The New York Times sparked considerable controversy recently by rejecting an opinion column written by Republican presidential candidate John McCain less than a week after it published an essay by Democratic candidate Barack Obama.
The opinion pages are designed to let readers and presidential candidates share their thoughts with others, with no prerequisite that the opinion agree with the newspaper’s.
Frankly, we think the Times should be ashamed of itself. Sadly, it’s not.
Here’s what Times op-ed editor David Shipley wrote the McCain campaign via e-mail in his rejection:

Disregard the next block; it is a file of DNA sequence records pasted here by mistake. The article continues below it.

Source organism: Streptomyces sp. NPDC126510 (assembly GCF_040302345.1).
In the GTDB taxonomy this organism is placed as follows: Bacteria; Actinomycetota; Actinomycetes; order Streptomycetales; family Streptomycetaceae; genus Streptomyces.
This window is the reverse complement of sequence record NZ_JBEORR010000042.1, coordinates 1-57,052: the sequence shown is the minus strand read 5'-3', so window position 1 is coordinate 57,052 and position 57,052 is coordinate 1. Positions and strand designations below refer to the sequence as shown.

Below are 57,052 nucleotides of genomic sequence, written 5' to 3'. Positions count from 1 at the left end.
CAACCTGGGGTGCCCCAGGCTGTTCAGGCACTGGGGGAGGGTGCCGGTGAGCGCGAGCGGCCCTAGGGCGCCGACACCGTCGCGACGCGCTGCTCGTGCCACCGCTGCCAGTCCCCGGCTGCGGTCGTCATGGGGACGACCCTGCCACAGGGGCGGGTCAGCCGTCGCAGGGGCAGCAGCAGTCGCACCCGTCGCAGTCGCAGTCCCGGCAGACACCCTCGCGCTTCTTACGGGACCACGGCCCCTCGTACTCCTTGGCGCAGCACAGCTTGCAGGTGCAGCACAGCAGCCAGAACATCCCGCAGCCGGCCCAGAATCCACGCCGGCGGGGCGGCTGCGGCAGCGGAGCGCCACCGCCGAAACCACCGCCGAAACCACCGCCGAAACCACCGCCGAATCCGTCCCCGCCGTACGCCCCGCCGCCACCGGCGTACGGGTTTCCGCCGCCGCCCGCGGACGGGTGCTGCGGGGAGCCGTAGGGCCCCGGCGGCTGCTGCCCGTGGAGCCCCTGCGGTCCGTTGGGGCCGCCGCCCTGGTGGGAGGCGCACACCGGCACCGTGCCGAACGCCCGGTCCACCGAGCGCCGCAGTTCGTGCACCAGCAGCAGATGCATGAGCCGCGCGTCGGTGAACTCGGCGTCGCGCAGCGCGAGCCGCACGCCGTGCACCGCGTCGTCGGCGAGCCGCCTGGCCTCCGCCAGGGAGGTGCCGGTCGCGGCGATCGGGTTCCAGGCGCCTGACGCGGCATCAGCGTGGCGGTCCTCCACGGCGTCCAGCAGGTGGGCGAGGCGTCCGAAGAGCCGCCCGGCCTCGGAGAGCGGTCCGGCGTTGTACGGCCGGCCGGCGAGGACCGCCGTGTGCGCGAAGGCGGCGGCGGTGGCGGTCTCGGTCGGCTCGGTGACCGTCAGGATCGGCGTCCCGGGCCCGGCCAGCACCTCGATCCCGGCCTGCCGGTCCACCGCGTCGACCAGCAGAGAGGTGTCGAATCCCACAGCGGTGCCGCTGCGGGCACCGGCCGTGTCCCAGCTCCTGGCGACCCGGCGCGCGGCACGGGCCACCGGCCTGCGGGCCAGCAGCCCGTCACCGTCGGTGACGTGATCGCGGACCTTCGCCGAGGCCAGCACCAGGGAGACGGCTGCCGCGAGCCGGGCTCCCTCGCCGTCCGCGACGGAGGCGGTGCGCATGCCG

“I’d be very eager to publish the senator on the op-ed page. However, I’m not going to be able to accept this piece as currently written. I’d be pleased, though, to look at another draft. Let me suggest an approach.
“It would be terrific to have an article from Senator McCain that mirrors Senator Obama’s piece. To that end, the article would have to articulate, in concrete terms, how Senator McCain defines victory in Iraq. It would also have to lay out a clear plan for achieving victory — with troops levels, timetables and measures for compelling the Iraqis to cooperate…”
It probably comes as no surprise that Shipley served in the Clinton administration as a senior presidential speechwriter.
The New York Times failed its readers. The newspaper owes them — and McCain — an apology.